In preparation I’ve been trying to come up with some designs to put onto fabric, with the idea of being able to use the fabric for something afterwards. I find often that going to workshops results in a bunch of samples of different techniques, but I tend to bring them home and put them in a drawer, and never end up doing anything with them. I’d really like to be able to come home with a piece of fabric that would be useful, to go into a garment, although to be fair that’s not what the workshop is designed for, it’s supposed to be an opportunity to learn new techniques. However, I think that if I put some thought into it beforehand, I ought to be able to use the new techniques to create a coherent piece which I can then transform into a garment. I’ve sorted out two or three potential bits of fabric from my stash, all a metre or two long, although the requirement list says ‘A3 or bigger’. This in itself was a bit of a challenge, since the dyes only work on synthetic fabrics, and my stash tends strongly towards natural fibres. I had one piece in mind which I was unsure about, but when I did a burn test I’m pretty sure it’s natural, probably rayon, which is no good. I’ve always found the burn test difficult to carry out successfully, I’m not sure why, but there was a definite smell of burning paper, which doesn’t seem like the fabric is synthetic.
I also spent some time playing with some images, although I chose to focus just on shapes rather than colour, because I didn’t have any of the dyes to practice with, and I’m not sure how their colours will relate to watercolours or acrylics, which I do have. I looked out some photos I’d taken at my daughter’s property, and found this shot of old fence wire, which I think has potential.
coils of old fence wire
There was also this, a just-opening agapanthus flower head.
partly opened agapanthus flower head
It remains to be seen whether I actually use either of those images, and whether I manage to come home with a usable piece of fabric!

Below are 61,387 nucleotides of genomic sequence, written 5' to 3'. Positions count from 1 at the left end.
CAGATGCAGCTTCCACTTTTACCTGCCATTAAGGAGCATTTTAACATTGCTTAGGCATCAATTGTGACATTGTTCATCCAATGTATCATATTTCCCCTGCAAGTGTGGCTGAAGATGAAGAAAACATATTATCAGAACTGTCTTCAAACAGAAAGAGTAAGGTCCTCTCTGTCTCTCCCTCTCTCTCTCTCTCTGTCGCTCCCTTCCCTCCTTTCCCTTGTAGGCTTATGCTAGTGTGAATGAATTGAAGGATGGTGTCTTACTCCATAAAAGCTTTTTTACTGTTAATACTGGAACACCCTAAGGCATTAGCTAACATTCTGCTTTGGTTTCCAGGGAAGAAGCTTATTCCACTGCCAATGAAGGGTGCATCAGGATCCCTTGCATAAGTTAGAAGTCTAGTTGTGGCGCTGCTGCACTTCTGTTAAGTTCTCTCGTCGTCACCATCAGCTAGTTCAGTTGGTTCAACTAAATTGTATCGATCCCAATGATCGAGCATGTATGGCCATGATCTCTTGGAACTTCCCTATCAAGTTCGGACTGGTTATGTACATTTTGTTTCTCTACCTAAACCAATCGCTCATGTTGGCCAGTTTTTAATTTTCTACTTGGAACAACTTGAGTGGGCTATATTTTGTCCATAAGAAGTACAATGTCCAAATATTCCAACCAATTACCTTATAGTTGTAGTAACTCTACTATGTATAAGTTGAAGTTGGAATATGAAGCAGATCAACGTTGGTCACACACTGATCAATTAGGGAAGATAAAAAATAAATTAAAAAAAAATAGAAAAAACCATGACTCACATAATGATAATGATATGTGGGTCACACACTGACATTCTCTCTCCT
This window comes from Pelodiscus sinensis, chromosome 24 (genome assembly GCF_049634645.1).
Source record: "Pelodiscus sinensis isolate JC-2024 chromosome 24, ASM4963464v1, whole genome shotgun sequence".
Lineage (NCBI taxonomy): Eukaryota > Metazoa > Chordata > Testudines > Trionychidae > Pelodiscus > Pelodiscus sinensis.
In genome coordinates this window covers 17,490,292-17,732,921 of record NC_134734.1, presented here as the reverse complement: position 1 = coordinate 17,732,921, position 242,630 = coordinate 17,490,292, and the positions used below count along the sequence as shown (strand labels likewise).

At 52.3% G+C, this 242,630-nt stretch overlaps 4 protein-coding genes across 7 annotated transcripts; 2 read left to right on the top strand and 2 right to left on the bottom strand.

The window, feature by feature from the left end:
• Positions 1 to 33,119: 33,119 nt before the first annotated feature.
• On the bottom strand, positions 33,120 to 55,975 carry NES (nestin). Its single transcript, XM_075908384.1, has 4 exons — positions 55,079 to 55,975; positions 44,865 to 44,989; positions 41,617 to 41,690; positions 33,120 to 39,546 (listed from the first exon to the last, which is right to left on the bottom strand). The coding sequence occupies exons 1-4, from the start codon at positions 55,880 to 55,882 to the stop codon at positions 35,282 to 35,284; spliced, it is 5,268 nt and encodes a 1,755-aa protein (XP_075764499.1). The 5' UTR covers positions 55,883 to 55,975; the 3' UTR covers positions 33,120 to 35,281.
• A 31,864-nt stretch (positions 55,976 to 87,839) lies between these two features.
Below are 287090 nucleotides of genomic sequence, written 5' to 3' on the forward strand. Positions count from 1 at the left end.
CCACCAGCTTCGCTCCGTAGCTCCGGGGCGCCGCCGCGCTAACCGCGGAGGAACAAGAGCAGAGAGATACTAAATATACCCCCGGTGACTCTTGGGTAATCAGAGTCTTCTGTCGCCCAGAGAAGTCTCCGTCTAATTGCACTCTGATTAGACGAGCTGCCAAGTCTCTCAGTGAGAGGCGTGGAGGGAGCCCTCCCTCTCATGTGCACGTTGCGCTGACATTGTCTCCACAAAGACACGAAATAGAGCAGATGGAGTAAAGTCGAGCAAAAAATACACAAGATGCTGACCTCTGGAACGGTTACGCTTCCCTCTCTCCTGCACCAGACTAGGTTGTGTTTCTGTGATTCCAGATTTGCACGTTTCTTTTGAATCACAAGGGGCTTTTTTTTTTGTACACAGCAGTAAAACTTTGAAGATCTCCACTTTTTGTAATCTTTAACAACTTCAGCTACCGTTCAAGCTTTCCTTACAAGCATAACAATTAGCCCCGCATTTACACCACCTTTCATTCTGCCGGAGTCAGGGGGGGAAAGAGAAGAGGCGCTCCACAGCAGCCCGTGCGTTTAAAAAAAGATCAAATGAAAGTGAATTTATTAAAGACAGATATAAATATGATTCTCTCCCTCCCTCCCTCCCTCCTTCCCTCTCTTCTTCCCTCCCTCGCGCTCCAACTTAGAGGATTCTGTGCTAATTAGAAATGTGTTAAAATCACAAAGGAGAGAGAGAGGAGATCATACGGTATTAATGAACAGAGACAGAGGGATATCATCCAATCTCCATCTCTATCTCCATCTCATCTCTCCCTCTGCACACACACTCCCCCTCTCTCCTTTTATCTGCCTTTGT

Another shot from the country
sheep and puppy

Slow Clothing


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I don’t ‘do’ Facebook, but I do occasionally look at others’ pages, and something on the Australian Sewing Guild’s page caught my eye recently. It was called ‘Slow Clothing – 40 garments in 40 days’. Wow, I thought, if I made 40 garments in 40 days I wouldn’t call that slow! At my recent rate of progress 40 garments in 4 years would be more likely.

Of course, all was not what it seemed. The Slow Clothing Project is an initiative by a Queensland sewer (or maker, to use her term) designed to get people to think about where there clothes come from, who made them, and whether they really need yet another pair of jeans. It’s the antithesis of fast fashion, the current cult of buying the latest look, having a whole new wardrobe every season, a new dress for every party, and then just discarding stuff when it’s only been worn once or twice, or maybe even not ever.

The 40 garments will be made by 40 different people, a diverse batch of makers scattered around Australia. Using either cast off clothing, or fabric from their own stashes, they will refashion, recycle, upcycle, reclaim or rework the fabric into new garments. The intention is to demonstrate that even though something isn’t brand new, it can be a useful and stylish garment which can have a new life.

Apparently Australia exports 70 million kilograms of cast off clothing to the third world each year, and presumably other countries are on a par with that. Only 20% of the clothing in op shops actually finds a new home, so even if you give your unwanted clothes to the op shop you aren’t really helping the situation much. Not buying so many new clothes would be far better, and save you money!

I started shopping in op shops some time ago when money was short, and now I still do it, because I can find plenty of things to wear without contributing to the wasteful industry that is high street fashion. Some things I buy to wear just as they are, others get re-fashioned. I’ve recently been shopping for some garments to use for the Castaway to Couture competition, but even that gives me pause. I wanted about 5 garments to use to make my one entry, and I do feel uncomfortable about destroying 5 perfectly good pieces of clothing which somebody else could have bought and worn as they were, whereas I will only end up with one garment. With that in mind I limited myself to shopping for the items which were half price, since I am pretty sure that these are the ones which are destined to go to landfill next week, or shortly anyway. I’m quite happy with what I’ve got, now to start creating!

When a Workshop Doesn’t Seem Like Work


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I’ve never really understood what an artist’s sketchbook was, other than the obvious concept of a book in which somebody made a rough sketch of a church, landscape etc., took it back to the studio and transformed it into a finished artwork. Apparently it can also be a place for an artist to develop ideas, create designs, play with possibilities. And you don’t have to be an artist in the sense of somebody who paints or draws pictures. Artist is a broad term, someone who creates in whatever medium.
Now though, I have a better understanding. I took an online workshop entitled Developing Sketchbooks, by Dionne Swift. And I have a sketchbook!